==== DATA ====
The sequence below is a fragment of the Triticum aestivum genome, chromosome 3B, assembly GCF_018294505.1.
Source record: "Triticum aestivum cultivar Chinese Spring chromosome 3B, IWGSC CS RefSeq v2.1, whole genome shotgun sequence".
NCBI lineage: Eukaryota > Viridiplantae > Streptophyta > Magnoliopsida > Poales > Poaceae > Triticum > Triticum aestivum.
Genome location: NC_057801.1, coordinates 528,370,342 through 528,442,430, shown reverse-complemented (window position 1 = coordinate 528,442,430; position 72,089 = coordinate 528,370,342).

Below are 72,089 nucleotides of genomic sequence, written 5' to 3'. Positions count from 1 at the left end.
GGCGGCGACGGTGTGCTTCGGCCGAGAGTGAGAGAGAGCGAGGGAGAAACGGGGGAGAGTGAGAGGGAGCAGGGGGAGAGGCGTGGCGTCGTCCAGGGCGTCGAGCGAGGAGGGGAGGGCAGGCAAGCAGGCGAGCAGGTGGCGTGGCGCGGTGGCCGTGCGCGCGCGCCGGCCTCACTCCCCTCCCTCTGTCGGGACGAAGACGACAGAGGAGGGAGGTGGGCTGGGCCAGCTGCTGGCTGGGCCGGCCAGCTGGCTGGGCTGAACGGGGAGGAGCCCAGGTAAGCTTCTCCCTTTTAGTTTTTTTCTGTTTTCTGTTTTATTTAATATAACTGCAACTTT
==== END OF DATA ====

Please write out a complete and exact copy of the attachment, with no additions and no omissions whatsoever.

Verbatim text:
The sequence below is a fragment of the Triticum aestivum genome, chromosome 3B, assembly GCF_018294505.1.
Source record: "Triticum aestivum cultivar Chinese Spring chromosome 3B, IWGSC CS RefSeq v2.1, whole genome shotgun sequence".
NCBI lineage: Eukaryota > Viridiplantae > Streptophyta > Magnoliopsida > Poales > Poaceae > Triticum > Triticum aestivum.
Genome location: NC_057801.1, coordinates 528,370,342 through 528,442,430, shown reverse-complemented (window position 1 = coordinate 528,442,430; position 72,089 = coordinate 528,370,342).

Below are 72,089 nucleotides of genomic sequence, written 5' to 3'. Positions count from 1 at the left end.
GGCGGCGACGGTGTGCTTCGGCCGAGAGTGAGAGAGAGCGAGGGAGAAACGGGGGAGAGTGAGAGGGAGCAGGGGGAGAGGCGTGGCGTCGTCCAGGGCGTCGAGCGAGGAGGGGAGGGCAGGCAAGCAGGCGAGCAGGTGGCGTGGCGCGGTGGCCGTGCGCGCGCGCCGGCCTCACTCCCCTCCCTCTGTCGGGACGAAGACGACAGAGGAGGGAGGTGGGCTGGGCCAGCTGCTGGCTGGGCCGGCCAGCTGGCTGGGCTGAACGGGGAGGAGCCCAGGTAAGCTTCTCCCTTTTAGTTTTTTTCTGTTTTCTGTTTTATTTAATATAACTGCAACTTT